I served it with a celeriac and parsley salad, although in hindsight something like a remoulade might have been better, the leaner meat could probably have done with the extra moisture while cushioned in the bread. The bread was really great, half was a white buttermilk roll which was sweet and light, and the other half a nuttier wholemeal, with some butter in the dough. Both good partners for the pork.

In addition I made chorizo and pork rolls. These I played with for some time, knowing that cold they would not have the unctous fat providing moisture. Encased in a homemade butter shortcrust, they were quite popular, selling out early in the day. I’ll be making more of these this week, with a couple of tweaks.

If  you were vegetarian or weren’t a pork fan for religious reasons or otherwise, there were three vegetarian tarts: beetroot, ricotta & mint; pumpkin, spinach & roquefort and last weeks start burnt aubergine with feta and also red pepper this week. There was no wine this week unfortunately as Denise had to work, and so I sailed the ship solo. However, my aforementioned hero, Willie, arrived on the scene with two bottles of delicious red, proclaiming them perfect partners with the pork. A bottle of D’Arenberg Derelict Vineyard Grenache, 2006 & Chianti Rufina Fattoria di Basciano 2007. He was right, and we enjoyed a glass, as did several other visitors who I gave tasting portions.

No sweet treats this week, these I had to shelve as I was running out of time. Learning, as I am, this week I’ll be more realistic, and I will endeavour to have some there.

So, that’s it. Another day at market, another frantic day of prep, and 16 hour Thursday. The Thursday is actually the best day, as I do get a buzz from being there. The build up is a killer though.

This week: less chornoptimism, more organisation, and help from Dan from Food Urchin should make it a thoroughly enjoyable week. I’ve also ordered the shoulders of pork this week and hope to have them delivered, saving my wrists and my sanity. And I may attempt the bread. I’ll plan it out on Tuesday, so watch this space. Denise will be matching the wines this week, she’s going to get back to me and let me know what these are, and I in turn will share here.

Thanks to everyone who came again, it warms the heart so it does. I hope that you enjoyed it as much as I did.

The full photoset is on flickr.

Article
22 comments

Covent Garden Real Food Market Stall: Roundup Part 1

Our day at Covent Garden Market last week was so much fun! The other stall holders were friendly and welcoming, and we met some lovely people throughout the day.  It was worth the holiday day, and worth all the trekking. I’ll leave you with a quick roundup and some photos now, and will come back to tell the story properly soon. I will also share the soda bread and cucumber pickle recipe as promised.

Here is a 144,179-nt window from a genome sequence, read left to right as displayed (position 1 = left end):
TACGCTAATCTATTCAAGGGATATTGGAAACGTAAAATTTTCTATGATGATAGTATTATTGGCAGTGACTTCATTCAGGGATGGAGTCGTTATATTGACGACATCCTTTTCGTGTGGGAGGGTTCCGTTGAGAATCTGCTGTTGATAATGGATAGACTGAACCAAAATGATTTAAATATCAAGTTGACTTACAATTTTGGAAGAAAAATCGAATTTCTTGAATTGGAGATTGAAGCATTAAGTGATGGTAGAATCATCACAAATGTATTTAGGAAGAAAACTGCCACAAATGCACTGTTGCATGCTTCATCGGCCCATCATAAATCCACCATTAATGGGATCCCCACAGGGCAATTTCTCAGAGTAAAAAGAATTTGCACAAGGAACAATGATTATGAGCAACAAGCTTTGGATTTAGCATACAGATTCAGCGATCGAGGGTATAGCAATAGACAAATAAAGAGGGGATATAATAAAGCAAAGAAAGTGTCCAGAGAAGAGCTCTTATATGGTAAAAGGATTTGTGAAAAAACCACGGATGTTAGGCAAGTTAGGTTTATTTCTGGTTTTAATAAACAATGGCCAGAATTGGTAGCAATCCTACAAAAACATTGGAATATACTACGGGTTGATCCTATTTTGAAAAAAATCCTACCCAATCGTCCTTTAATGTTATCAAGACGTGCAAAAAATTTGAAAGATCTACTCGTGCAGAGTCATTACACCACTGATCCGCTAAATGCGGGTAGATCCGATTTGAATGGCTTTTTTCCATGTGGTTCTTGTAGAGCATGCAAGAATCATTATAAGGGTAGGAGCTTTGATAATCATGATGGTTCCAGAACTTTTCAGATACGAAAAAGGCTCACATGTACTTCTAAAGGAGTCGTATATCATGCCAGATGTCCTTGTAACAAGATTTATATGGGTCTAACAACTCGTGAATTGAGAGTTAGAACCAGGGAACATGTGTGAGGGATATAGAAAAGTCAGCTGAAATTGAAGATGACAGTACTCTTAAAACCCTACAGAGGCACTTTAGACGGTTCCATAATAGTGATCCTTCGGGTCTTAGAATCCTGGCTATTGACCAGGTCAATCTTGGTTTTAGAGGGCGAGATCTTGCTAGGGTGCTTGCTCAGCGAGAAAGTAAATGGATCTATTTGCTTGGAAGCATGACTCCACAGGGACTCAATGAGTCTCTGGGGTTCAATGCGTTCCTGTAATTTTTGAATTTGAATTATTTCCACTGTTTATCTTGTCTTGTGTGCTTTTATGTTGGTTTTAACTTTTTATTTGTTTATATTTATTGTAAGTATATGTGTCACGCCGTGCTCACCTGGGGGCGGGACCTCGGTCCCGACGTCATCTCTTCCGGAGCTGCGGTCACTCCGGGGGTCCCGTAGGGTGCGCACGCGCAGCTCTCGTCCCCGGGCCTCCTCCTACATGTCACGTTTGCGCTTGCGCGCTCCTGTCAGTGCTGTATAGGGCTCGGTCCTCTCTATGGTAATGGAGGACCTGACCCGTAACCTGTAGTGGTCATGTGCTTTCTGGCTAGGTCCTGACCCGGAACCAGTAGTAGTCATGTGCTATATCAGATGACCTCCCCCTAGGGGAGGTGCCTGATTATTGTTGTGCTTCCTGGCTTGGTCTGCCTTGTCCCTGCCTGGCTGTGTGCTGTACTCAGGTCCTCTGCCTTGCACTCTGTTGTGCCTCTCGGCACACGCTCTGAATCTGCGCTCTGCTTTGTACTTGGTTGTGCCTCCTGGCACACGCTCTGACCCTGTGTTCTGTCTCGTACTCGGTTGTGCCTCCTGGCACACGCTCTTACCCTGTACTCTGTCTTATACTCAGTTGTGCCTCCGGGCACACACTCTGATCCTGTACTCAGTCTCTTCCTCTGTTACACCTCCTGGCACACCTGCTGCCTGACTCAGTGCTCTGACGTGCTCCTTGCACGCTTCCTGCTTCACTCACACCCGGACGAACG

I learned a few things last week.

  • Slicing 10 cucumbers by hand is a tedious task. Buy a food processor!
  • 5.30am is very early, especially when you go to bed post pickling and slightly pickled at 1.30am.
  • Don’t sandwich packets of butter between piping hot bread straight from the oven. Should you do this and carry it in a bag on your shoulder, it will leak on your shoes. And on the tube floor. And you may get startled by the sight of the yellow blood on your legs and let loose an expletive in front of some shocked elderly men. Elderly men of Turnpike Lane, I’m sorry!
  • If the market manager says you have the keys for the fridge, it’s likely you do. Don’t tell him 3 times that you don’t, only to discover, when he has given up all hope, that they are in the bottom of your handbag. Sorry Ben!
  • Always prepare for rain, just because you are Irish doesn’t mean you are impermeable (although I should be).


I learned some other things too:

  • There are lots of lovely people in London, and I met a lot of them last Thursday. Thanks for coming by!
  • I love food and I love cooking, but I get so much pleasure from other people enjoying it, much more than what I get from eating it myself.
  • Frank Hederman is a star, and he makes phenomenal produce. Everyone loved it.
  • Another star, Roberto from Bisol represents a fine, fine prosecco, and is great fun to boot.
  • Denise from The Wine Sleuth is a fun stall partner, I haven’t laughed so much in ages.
  • I love markets, and I loved having our little stall. The day flew, so much so, I hardly ate myself! As queen of the snack in the  office, this was quite a shock, for me and everyone who knows me.
  • Sneaky glasses of prosecco over the course of a day can result in spontaneous bouts of singing in the taxi on the way home. And you are the only one that will appreciate it.